I have somewhat of a fascination with French bistro cooking, which may have been obvious considering the name of this blog. Perhaps it’s the thought of eating in a cozy little bistro, the idea of getting a homey meal when eating out, or simply that it’s far removed from the perceived glamour of French cooking. It’s likely a combination of all three, and perhaps a little something more.
To me, bistro cooking is really the perfect Sunday lunch. On a rainy day like today, what better to soothe you than a steaming bowl of soup topped with toasted bread and melted cheese? Now, imagine this soup has taken three hours to cook, you’ve deglazed the pan not once, not twice, but three times, and you’ve taken the time to search out imported Swiss Gruyère and a freshly made baguette. Doesn’t this labor of love sound like heaven? Okay, I admit, it’s heaven after the first hour or so. The first hour that the onions are in the oven, my nostrils stung and my eyes watered, and I feared my home would never smell the same.
But after that first hour, as the slices started to turn golden in my oven, a sweet aroma filled the air. As my onions were about to come out of the oven for the first time, both my giddiness and trepidation grew. Would this soup meet my high expectations? Would it be worth the time and effort? At that point, I could still only wonder, and continue to cook.
French Onion Soup*
from America’s Test Kitchen
3 tablespoons unsalted butter, cut into 3 pieces
6 large yellow onions (about 4 pounds), halved and cut pole to pole into 1/4-inch-thick slices
2 cups water, plus extra for deglazing
1/2 cup dry sherry
4 cups low-sodium chicken broth
2 cups beef broth
6 sprigs fresh thyme, tied with kitchen twine
1 bay leaf
Ground black pepper
1 small baguette , cut into 1/2-inch slices
8 ounces shredded Gruyère cheese (about 2 1/2 cups)
1. For the soup: Adjust oven rack to lower-middle position and heat oven to 400 degrees. Generously spray inside of heavy-bottomed large (at least 7-quart) Dutch oven with nonstick cooking spray. Place butter in pot and add onions and 1 teaspoon salt. Cook, covered, for 1 hour (onions will be moist and slightly reduced in volume). Remove pot from oven and stir onions, scraping bottom and sides of pot. Return pot to oven with lid slightly ajar and continue to cook for 1 hour. Stir the onions and scrape the bottom and sides of the pot. Return the pot to the oven and cook until onions are very soft and golden brown, 30 to 45 minutes longer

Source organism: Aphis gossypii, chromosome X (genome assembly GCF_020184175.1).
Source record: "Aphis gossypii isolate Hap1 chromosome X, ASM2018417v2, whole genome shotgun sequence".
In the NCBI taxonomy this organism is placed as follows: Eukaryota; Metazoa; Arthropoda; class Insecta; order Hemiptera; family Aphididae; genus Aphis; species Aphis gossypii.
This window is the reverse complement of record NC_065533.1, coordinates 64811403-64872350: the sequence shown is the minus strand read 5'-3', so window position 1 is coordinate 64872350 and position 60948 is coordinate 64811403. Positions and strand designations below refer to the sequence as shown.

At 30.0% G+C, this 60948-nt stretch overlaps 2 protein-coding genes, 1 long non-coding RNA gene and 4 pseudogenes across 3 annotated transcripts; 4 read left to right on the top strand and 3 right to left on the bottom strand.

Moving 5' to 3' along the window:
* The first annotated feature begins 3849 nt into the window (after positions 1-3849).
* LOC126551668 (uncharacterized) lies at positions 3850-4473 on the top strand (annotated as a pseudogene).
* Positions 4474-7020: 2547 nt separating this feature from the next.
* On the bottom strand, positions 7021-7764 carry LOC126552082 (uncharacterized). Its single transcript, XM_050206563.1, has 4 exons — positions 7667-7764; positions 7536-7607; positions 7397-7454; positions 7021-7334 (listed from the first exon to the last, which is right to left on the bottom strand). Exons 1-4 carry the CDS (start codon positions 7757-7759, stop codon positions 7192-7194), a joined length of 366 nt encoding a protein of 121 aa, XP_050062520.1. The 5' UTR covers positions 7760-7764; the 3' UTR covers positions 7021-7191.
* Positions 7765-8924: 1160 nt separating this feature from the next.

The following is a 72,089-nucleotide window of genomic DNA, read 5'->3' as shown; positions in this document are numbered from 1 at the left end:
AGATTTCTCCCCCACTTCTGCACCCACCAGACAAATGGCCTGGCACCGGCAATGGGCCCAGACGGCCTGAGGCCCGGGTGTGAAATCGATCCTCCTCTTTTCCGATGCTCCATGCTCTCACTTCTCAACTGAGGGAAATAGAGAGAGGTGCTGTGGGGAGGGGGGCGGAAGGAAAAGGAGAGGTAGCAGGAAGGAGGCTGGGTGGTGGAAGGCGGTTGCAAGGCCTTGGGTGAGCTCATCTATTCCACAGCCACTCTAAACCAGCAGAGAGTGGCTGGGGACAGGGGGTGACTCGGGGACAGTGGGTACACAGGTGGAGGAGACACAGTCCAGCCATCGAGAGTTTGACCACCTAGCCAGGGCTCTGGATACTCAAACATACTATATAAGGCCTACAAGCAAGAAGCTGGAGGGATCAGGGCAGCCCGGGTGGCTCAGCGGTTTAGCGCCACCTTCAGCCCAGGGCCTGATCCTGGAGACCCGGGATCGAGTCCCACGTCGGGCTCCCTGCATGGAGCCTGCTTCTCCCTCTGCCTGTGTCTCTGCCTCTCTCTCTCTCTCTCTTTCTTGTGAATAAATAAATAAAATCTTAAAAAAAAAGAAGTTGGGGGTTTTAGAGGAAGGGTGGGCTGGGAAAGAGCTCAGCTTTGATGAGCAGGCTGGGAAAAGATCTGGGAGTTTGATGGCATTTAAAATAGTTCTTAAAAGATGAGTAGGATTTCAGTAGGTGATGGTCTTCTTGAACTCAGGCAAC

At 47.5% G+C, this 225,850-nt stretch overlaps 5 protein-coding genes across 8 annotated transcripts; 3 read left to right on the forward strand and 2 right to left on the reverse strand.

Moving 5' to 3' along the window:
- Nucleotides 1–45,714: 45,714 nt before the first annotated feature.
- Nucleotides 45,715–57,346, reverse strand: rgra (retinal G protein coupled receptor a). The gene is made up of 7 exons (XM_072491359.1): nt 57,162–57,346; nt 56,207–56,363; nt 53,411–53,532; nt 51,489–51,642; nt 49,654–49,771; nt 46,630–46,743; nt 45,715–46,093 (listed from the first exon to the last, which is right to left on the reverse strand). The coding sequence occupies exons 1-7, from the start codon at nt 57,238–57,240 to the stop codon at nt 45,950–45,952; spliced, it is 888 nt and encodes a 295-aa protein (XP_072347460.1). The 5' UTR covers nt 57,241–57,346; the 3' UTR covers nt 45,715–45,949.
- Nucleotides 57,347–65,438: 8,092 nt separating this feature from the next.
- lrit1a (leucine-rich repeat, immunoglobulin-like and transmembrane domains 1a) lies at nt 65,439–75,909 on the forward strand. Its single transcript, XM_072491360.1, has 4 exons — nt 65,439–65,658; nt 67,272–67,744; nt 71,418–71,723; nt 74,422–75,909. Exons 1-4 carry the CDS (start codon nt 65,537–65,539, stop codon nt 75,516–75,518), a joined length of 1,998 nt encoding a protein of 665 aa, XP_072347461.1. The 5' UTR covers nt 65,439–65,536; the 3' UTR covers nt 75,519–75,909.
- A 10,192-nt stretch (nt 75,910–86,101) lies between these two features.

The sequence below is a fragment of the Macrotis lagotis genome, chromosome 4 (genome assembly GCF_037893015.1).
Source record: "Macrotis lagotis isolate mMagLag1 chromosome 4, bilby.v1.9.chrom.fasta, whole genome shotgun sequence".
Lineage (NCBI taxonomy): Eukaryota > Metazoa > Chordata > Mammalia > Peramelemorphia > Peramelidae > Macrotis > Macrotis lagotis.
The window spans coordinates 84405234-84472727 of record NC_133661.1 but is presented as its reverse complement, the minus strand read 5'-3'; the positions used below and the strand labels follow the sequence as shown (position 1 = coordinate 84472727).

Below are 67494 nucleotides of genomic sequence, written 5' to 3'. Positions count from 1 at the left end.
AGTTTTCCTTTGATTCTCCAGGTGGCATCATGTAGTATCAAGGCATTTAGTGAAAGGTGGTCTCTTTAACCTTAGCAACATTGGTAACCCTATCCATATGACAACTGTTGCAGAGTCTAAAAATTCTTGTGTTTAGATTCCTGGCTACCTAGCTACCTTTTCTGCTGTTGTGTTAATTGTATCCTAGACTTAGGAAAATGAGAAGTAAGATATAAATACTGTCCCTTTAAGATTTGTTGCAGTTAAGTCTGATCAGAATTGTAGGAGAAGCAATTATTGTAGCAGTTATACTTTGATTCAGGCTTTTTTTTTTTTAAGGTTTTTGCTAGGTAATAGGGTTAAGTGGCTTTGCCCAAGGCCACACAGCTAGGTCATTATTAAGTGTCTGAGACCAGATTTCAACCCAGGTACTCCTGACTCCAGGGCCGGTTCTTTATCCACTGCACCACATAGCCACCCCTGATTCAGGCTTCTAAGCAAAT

2. Carefully remove pot from oven and place over medium-high heat. Using oven mitts to handle pot, cook onions, stirring frequently and scraping bottom and sides of pot, until liquid evaporates and onions brown, 15 to 20 minutes, reducing heat to medium if onions are browning too quickly. Continue to cook, stirring frequently, until pot bottom is coated with dark crust, 6 to 8 minutes, adjusting heat as necessary. (Scrape any fond that collects on spoon back into onions.) Stir in 1/4 cup water, scraping pot bottom to loosen crust, and cook until water evaporates and pot bottom has formed another dark crust, 6 to 8 minutes. Repeat process of deglazing 2 or 3 more times, until onions are very dark brown. Stir in sherry and cook, stirring frequently, until sherry evaporates, about 5 minutes.
3. Stir in broths, 2 cups water, thyme, bay leaf, and 1/2 teaspoon salt, scraping up any final bits of browned crust on bottom and sides of pot. Increase heat to high and bring to simmer. Reduce heat to low, cover, and simmer 30 minutes. Remove and discard herbs, then season with salt and pepper.
4. For the croutons: While soup simmers, arrange baguette slices in single layer on baking sheet and bake in 400-degree oven until bread is dry, crisp, and golden at edges, about 10 minutes. Set aside.
5. To serve: Adjust oven rack 6 inches from broiler element and heat broiler. Set individual broiler-safe crocks on baking sheet and fill each with about 1 3/4 cups soup. Top each bowl with 1 or 2 baguette slices (do not overlap slices) and sprinkle evenly with Gruyère. Broil until cheese is melted and bubbly around edges, 3 to 5 minutes. Let cool 5 minutes before serving.
*This soup is definitely better the second, or even third day. It’s a wonderful dish to prepare ahead of time, then simply reheat and serve.